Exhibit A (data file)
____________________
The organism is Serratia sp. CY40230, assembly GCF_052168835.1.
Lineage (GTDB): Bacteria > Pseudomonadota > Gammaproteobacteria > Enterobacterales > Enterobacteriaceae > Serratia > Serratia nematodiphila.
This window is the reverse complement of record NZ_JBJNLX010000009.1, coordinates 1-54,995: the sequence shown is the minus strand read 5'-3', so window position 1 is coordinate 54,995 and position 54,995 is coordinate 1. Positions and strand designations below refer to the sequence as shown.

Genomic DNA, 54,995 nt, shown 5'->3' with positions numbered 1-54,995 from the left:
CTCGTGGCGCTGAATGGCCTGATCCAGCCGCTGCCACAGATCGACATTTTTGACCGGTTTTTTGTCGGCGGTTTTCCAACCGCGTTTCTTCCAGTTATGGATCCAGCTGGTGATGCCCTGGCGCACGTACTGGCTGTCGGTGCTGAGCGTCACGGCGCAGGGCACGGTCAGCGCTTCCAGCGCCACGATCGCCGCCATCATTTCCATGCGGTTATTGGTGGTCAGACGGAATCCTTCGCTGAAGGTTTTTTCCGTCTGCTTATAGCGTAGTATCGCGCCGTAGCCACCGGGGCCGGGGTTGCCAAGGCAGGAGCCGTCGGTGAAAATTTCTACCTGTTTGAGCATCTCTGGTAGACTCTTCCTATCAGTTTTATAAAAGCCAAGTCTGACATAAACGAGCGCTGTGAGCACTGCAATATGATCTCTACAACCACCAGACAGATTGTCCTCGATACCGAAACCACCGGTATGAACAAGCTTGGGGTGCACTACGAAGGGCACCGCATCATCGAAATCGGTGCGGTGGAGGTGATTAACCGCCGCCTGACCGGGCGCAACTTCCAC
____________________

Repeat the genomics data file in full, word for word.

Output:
The organism is Serratia sp. CY40230, assembly GCF_052168835.1.
Lineage (GTDB): Bacteria > Pseudomonadota > Gammaproteobacteria > Enterobacterales > Enterobacteriaceae > Serratia > Serratia nematodiphila.
This window is the reverse complement of record NZ_JBJNLX010000009.1, coordinates 1-54,995: the sequence shown is the minus strand read 5'-3', so window position 1 is coordinate 54,995 and position 54,995 is coordinate 1. Positions and strand designations below refer to the sequence as shown.

Genomic DNA, 54,995 nt, shown 5'->3' with positions numbered 1-54,995 from the left:
CTCGTGGCGCTGAATGGCCTGATCCAGCCGCTGCCACAGATCGACATTTTTGACCGGTTTTTTGTCGGCGGTTTTCCAACCGCGTTTCTTCCAGTTATGGATCCAGCTGGTGATGCCCTGGCGCACGTACTGGCTGTCGGTGCTGAGCGTCACGGCGCAGGGCACGGTCAGCGCTTCCAGCGCCACGATCGCCGCCATCATTTCCATGCGGTTATTGGTGGTCAGACGGAATCCTTCGCTGAAGGTTTTTTCCGTCTGCTTATAGCGTAGTATCGCGCCGTAGCCACCGGGGCCGGGGTTGCCAAGGCAGGAGCCGTCGGTGAAAATTTCTACCTGTTTGAGCATCTCTGGTAGACTCTTCCTATCAGTTTTATAAAAGCCAAGTCTGACATAAACGAGCGCTGTGAGCACTGCAATATGATCTCTACAACCACCAGACAGATTGTCCTCGATACCGAAACCACCGGTATGAACAAGCTTGGGGTGCACTACGAAGGGCACCGCATCATCGAAATCGGTGCGGTGGAGGTGATTAACCGCCGCCTGACCGGGCGCAACTTCCAC